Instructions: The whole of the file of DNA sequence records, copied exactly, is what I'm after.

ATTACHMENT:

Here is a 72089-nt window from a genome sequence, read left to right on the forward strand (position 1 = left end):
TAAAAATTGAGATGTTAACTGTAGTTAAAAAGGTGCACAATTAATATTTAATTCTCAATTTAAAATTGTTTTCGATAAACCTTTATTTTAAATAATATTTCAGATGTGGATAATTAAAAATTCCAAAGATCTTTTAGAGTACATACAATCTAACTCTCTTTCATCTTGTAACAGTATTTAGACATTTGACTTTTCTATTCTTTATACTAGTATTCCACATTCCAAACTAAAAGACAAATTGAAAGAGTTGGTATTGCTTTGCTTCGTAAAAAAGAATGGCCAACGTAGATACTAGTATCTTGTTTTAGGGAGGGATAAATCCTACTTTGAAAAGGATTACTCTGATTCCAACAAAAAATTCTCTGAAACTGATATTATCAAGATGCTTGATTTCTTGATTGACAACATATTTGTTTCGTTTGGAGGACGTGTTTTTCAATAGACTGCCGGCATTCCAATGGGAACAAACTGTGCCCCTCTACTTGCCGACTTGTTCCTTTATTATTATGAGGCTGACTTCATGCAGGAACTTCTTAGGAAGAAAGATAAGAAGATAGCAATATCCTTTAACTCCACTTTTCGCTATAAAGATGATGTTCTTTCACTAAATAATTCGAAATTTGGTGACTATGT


Here is a 72089-nt window from a genome sequence, read left to right on the forward strand (position 1 = left end):
TAAAAATTGAGATGTTAACTGTAGTTAAAAAGGTGCACAATTAATATTTAATTCTCAATTTAAAATTGTTTTCGATAAACCTTTATTTTAAATAATATTTCAGATGTGGATAATTAAAAATTCCAAAGATCTTTTAGAGTACATACAATCTAACTCTCTTTCATCTTGTAACAGTATTTAGACATTTGACTTTTCTATTCTTTATACTAGTATTCCACATTCCAAACTAAAAGACAAATTGAAAGAGTTGGTATTGCTTTGCTTCGTAAAAAAGAATGGCCAACGTAGATACTAGTATCTTGTTTTAGGGAGGGATAAATCCTACTTTGAAAAGGATTACTCTGATTCCAACAAAAAATTCTCTGAAACTGATATTATCAAGATGCTTGATTTCTTGATTGACAACATATTTGTTTCGTTTGGAGGACGTGTTTTTCAATAGACTGCCGGCATTCCAATGGGAACAAACTGTGCCCCTCTACTTGCCGACTTGTTCCTTTATTATTATGAGGCTGACTTCATGCAGGAACTTCTTAGGAAGAAAGATAAGAAGATAGCAATATCCTTTAACTCCACTTTTCGCTATAAAGATGATGTTCTTTCACTAAATAATTCGAAATTTGGTGACTATGT